Report Number




Buildings; Disaster Relief; Energy Efficiency; Photovoltaics; Disaster relief housing; Indoor air quality; Sustainable construction; Renewable energy integration


The Federal Emergency Management Agency (FEMA) uses ruggedized manufactured homes to provide short term housing solutions during the repair and rebuilding phase after a natural disaster.

Federally procured manufactured homes are currently constructed in accordance with the Housing and Urban Development's (HUD) manufactured housing standards and typically built to the minimum code requirements. These homes can consume more energy than their site built comparatives and use materials and mechanical systems that can potentially contribute to poor indoor quality and low durability. Two improved specifications are presented in this report to enhance energy efficiency, sustainability, indoor air quality and provide back up power, without compromising human health, safety or comfort, in typical ruggedized temporary housing.

Starting with the specifications from the base case or typically procured ruggedized home, two specifications were developed, the EnergyStar (ES) and the Building America Structural Insulated Panel (BASIP) manufactured home. These were evaluated using the FSEC developed ENERGYGAUGE USA (Version 2.5.6) software which, predicts building energy consumption. The ES home saved over 15% in energy and with a lower first cost than the base case, which would save the government over $3 million per year when financing 25,000 temporary procured manufactured homes. The BASIP home, which has a roof integrated, 3.25 kWp photovoltaic (pv) array, projects energy savings of 76% or $20.2 million over the base case. The BASIP without the pv array would be over 35% more energy efficient over the base case (analysis based on units located in New Orleans, LA and utility rates of $0.13/ kWh). The annual equivalent life cycle costs for the base case and the two alternatives were calculated to be $5,460 per year, $3, 698 per year and $3,685 per year for the base, ES and BASIP respectively.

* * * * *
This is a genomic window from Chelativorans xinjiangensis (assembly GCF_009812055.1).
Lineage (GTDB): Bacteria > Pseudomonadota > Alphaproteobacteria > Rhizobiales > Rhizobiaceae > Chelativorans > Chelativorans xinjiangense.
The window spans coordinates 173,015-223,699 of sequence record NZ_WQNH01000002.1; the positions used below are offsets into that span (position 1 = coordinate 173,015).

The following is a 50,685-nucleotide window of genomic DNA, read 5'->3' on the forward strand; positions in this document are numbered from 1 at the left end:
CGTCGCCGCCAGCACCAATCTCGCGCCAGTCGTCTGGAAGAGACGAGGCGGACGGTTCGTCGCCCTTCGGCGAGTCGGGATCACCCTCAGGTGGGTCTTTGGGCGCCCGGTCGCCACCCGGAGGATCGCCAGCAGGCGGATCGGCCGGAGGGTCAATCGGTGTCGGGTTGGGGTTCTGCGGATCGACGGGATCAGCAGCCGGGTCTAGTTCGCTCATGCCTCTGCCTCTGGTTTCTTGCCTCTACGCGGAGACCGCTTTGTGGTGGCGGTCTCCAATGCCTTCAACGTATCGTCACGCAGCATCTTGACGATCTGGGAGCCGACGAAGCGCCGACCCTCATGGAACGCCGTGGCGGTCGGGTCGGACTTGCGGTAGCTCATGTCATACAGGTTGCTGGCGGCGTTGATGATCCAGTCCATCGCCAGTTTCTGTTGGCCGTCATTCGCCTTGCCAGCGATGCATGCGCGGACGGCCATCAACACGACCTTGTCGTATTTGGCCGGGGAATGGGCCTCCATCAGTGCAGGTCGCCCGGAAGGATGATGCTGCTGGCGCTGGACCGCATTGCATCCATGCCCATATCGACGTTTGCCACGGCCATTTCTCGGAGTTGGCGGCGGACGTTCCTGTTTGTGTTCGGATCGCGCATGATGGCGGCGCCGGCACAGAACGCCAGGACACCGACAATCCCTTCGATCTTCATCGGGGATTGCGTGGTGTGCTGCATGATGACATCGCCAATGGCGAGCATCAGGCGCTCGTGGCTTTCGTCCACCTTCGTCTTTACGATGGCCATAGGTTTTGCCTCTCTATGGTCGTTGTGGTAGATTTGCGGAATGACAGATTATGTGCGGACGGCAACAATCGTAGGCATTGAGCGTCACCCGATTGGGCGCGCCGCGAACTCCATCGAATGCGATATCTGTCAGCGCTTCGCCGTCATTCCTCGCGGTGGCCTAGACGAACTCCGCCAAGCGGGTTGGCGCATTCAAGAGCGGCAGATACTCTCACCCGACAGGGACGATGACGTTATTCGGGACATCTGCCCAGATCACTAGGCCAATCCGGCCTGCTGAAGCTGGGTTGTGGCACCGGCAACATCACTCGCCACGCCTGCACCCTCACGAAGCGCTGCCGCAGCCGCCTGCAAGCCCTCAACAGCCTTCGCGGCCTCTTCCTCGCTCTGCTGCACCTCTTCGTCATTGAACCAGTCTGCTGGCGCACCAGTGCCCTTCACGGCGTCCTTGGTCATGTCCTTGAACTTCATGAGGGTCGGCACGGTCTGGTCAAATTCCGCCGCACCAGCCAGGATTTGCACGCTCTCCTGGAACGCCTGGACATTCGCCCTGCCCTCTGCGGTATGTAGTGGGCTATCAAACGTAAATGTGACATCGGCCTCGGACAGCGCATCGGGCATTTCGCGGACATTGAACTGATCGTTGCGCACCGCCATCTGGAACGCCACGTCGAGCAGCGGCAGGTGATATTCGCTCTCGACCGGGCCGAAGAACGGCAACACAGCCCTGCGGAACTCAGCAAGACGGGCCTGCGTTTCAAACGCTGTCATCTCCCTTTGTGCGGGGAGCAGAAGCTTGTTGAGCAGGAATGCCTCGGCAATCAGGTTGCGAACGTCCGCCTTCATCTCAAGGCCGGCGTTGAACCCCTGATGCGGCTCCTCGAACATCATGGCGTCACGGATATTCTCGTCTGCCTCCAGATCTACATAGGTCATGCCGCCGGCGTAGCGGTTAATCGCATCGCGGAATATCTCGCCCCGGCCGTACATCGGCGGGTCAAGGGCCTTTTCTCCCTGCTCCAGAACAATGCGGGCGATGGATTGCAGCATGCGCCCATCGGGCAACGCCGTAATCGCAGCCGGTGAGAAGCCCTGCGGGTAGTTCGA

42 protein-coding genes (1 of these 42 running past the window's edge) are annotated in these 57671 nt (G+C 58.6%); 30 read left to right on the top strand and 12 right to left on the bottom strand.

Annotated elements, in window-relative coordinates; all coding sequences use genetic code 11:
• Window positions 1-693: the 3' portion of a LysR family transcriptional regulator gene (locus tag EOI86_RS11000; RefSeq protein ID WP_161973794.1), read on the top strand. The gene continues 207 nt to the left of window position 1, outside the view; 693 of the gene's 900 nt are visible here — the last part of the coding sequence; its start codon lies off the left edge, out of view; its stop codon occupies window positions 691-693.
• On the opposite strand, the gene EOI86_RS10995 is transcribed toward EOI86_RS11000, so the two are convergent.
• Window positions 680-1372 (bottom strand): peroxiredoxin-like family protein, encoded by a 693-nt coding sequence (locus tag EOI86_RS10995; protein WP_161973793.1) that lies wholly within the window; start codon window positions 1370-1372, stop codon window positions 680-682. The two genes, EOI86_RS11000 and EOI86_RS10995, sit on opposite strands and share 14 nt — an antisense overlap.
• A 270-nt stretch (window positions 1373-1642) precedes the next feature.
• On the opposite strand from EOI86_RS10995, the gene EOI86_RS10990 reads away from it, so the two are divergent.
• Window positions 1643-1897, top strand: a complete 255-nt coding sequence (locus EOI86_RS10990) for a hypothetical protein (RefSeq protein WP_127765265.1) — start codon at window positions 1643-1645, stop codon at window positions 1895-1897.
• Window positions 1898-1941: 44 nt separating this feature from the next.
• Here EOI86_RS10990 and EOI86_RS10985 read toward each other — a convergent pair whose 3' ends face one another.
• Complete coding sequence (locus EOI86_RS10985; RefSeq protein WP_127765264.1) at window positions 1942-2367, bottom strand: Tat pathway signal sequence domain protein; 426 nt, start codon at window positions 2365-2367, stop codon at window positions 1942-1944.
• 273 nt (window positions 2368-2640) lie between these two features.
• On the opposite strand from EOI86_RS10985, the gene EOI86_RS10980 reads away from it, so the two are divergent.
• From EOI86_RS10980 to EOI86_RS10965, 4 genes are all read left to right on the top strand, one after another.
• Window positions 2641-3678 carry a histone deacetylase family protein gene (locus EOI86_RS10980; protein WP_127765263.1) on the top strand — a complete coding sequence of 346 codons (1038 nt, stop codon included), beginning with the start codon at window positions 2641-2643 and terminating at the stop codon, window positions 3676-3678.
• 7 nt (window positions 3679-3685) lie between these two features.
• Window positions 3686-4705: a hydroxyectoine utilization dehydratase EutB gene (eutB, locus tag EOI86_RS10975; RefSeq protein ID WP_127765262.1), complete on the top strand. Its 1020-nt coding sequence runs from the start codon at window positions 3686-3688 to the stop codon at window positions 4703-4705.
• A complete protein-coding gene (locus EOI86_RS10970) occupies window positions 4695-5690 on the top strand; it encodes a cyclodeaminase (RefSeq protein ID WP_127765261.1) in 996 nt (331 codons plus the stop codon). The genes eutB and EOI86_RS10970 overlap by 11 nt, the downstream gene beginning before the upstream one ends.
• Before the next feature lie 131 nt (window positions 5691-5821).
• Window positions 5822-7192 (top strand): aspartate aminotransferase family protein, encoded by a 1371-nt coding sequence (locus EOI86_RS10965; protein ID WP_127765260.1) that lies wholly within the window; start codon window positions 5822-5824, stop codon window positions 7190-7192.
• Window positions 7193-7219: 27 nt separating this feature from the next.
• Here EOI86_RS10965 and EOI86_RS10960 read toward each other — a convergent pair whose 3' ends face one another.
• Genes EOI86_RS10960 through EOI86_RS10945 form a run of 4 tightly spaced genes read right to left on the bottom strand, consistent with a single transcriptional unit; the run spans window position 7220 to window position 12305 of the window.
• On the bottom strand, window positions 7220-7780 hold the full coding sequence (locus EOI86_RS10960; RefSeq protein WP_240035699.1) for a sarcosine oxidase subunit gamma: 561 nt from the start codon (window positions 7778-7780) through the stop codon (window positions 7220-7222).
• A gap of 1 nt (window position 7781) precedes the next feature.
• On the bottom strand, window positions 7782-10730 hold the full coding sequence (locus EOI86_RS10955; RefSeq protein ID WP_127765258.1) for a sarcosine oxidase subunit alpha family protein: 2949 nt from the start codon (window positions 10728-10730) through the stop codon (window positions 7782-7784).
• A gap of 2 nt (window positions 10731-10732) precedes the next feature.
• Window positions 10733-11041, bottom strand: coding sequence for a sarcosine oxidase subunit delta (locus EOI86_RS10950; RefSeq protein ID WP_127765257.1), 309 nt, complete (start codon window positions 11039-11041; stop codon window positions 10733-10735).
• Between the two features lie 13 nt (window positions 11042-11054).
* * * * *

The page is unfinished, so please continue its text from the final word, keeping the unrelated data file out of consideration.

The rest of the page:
Analysis considered not only tangible benefits such as having back up power capability for essential loads during extended power outages but also intangible benefits like more daylit spaces and potential mating of two units. This report also generated areas for further investigation of innovative technologies and construction methods.

The improved specification presented by this work will allow for better quality control of construction and also include renewable energy strategies that encourage occupants to take ownership if the situation warrants. The inclusion of renewable energy would create a self-powered strategy that would provide power for essential functions during power outages and interferences associated with neighborhood reconstruction following a natural disaster.

Date Published





Emergency housing; Energy conservation; Indoor air pollution; Sustainable buildings; Renewable energy sources

Local Subjects

Disaster Relief; Buildings - Energy Efficiency; Photovoltaics


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FSEC Energy Research Center® Collection



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